What is a Fragment?
A fragment is an incomplete sentence: it lacks either a subject, a verb, or both. Most fragments need to add a conjunction or to delete a preposition to become a complete sentence. A complete sentence has:
- A subject: the actor in the sentence.
- A verb: the action posed by the subject.
- A complete thought: it makes sense; it can stand alone.
Examples of Fragments:
- After the rain stops. (What will happen?)
- Since you asked the question. (You receive an answer?)
- If you want to come with me. (What should I do?)
- For the player to score. (What does he have to do?)
These sentences are incomplete because of the conjunctions/prepositions they use at the beginning: after, since, if, for.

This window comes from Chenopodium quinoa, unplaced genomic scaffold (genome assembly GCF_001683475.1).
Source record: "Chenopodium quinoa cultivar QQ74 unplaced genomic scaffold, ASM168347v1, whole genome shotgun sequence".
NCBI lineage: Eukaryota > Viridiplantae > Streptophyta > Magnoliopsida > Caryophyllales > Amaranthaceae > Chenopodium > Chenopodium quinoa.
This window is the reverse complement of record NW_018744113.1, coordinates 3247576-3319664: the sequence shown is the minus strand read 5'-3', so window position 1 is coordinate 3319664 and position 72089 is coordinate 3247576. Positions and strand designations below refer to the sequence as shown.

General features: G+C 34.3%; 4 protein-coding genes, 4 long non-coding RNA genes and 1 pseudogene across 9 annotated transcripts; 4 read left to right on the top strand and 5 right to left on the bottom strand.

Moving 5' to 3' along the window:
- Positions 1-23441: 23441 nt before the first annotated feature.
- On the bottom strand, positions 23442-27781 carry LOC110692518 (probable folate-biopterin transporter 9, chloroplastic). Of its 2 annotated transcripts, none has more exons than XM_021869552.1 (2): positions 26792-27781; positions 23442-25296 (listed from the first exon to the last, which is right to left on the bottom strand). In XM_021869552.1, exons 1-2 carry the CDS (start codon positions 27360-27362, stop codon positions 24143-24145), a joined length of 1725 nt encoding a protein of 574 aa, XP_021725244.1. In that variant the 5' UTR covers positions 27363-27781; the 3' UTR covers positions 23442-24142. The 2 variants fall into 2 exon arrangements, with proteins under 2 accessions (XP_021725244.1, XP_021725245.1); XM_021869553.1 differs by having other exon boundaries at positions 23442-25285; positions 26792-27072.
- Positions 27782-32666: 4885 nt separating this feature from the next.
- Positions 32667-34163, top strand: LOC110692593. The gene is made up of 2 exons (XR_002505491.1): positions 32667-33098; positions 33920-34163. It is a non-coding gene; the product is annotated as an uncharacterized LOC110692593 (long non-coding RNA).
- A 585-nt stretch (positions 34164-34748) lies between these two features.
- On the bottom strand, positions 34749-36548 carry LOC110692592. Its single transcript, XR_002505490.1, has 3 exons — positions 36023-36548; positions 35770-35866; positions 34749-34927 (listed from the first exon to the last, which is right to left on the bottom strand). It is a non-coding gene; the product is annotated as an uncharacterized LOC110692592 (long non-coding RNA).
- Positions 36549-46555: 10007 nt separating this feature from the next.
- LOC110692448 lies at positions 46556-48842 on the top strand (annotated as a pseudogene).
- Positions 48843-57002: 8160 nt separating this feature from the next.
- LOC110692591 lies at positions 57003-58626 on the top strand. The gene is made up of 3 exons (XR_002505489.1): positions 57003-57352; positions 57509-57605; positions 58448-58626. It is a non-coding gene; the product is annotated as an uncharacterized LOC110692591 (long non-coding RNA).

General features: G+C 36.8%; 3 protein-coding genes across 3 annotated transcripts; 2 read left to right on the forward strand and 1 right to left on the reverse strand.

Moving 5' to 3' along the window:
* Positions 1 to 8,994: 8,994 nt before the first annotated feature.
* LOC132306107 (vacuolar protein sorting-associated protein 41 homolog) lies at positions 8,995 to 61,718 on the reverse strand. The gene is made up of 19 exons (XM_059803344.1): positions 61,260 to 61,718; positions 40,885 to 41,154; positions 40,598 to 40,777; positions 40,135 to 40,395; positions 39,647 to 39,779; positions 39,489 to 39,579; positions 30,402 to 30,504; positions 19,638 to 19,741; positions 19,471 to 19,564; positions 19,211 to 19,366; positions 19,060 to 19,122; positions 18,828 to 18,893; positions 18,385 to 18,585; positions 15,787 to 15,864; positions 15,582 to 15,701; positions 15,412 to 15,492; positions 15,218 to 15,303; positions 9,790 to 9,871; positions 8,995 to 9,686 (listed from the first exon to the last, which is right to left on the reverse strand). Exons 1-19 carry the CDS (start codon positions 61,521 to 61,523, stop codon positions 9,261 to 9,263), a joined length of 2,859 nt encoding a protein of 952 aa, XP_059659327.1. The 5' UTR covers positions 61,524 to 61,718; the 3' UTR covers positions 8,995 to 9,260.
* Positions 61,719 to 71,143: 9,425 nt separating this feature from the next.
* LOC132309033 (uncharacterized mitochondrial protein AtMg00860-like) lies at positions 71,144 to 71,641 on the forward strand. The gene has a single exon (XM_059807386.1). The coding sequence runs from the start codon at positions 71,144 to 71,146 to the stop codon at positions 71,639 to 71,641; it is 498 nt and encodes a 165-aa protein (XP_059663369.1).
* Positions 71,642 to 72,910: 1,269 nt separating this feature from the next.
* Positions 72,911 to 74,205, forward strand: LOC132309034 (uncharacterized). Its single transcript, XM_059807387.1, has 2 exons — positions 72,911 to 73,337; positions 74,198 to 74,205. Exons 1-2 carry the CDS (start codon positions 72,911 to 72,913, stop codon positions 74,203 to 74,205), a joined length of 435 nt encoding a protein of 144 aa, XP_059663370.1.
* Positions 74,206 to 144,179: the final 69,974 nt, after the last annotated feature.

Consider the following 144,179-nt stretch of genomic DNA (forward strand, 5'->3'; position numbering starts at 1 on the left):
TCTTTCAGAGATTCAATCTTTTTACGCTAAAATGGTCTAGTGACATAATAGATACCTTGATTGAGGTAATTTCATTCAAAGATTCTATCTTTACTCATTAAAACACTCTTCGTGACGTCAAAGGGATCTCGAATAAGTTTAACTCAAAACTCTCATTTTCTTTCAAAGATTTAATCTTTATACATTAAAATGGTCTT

How to find and fix fragments:
To eliminate fragments, writers should either delete these conjunctions/prepositions or join the fragments with other clauses to indicate a logical relationship.
- After the rain stops, John will ride his bike.
- Since you asked the question, an expert will come over to answer it for the whole class.
- If you want to come with me, you must be prepared to bring your passport.
- For the player to score, he must receive the pass in a split of a second.
A checklist to remember:
- Remember the basics: subject, verb, complete thought.
- If you have a conjunction, identify which part goes with it; that is the dependent clause.
- Make sure the dependent clause (incomplete thought) is attached to an independent clause (complete thought).
Because his car was in the shop (Dependent clause) + John took the bus (Independent clause) = Because his car was in the shop, John took the bus.
Kaylan | 2016
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